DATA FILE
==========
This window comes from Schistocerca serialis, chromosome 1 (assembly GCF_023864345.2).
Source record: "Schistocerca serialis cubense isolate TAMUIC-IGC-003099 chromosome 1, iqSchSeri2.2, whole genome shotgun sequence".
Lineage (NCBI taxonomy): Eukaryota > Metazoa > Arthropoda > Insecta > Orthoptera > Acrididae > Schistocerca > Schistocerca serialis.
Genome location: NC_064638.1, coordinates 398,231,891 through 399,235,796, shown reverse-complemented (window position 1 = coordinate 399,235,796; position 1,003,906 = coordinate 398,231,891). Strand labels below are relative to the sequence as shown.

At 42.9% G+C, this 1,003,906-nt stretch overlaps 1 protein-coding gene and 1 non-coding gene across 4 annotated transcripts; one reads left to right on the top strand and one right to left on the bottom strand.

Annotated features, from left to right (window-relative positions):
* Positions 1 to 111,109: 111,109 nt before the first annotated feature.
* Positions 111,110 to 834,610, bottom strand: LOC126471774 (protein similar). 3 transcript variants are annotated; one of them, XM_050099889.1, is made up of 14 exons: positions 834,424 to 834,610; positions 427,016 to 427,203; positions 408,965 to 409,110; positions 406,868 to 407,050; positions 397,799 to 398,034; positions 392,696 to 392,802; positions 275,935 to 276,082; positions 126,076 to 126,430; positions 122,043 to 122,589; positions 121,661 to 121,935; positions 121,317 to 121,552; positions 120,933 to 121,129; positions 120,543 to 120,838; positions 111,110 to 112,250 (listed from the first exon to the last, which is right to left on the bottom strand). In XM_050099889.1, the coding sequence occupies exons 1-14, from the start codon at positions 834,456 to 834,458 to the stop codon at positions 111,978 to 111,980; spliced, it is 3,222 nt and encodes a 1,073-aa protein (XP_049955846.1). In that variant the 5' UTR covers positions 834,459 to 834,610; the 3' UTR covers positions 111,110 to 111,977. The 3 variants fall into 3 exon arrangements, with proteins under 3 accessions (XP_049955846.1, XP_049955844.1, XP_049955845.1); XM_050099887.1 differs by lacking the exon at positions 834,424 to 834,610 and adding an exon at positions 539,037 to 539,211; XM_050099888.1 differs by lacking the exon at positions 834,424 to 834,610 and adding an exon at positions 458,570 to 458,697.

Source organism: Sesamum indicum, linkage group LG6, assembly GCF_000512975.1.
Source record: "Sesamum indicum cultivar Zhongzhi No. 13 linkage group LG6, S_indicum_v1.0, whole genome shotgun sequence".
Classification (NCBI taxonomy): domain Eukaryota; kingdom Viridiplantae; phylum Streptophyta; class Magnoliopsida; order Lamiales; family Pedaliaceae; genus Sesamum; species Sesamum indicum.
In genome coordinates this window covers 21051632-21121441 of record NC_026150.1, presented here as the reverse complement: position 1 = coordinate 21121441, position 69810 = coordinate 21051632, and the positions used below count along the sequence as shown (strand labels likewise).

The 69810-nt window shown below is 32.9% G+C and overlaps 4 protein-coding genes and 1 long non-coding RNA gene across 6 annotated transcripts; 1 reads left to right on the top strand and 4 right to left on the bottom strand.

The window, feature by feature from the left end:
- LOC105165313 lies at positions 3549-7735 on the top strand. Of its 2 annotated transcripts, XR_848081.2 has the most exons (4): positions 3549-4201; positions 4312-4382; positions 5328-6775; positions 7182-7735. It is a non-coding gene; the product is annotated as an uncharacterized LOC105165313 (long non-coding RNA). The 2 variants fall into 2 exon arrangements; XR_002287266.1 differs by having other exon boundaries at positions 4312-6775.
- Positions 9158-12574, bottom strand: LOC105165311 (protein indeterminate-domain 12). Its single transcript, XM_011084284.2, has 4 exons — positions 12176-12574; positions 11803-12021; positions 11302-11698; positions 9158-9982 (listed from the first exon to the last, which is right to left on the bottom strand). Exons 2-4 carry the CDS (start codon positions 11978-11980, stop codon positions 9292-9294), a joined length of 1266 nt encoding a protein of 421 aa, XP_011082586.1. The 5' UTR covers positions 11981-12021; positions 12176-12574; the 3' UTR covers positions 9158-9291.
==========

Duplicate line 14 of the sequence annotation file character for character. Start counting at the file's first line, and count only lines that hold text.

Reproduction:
The window, feature by feature from the left end: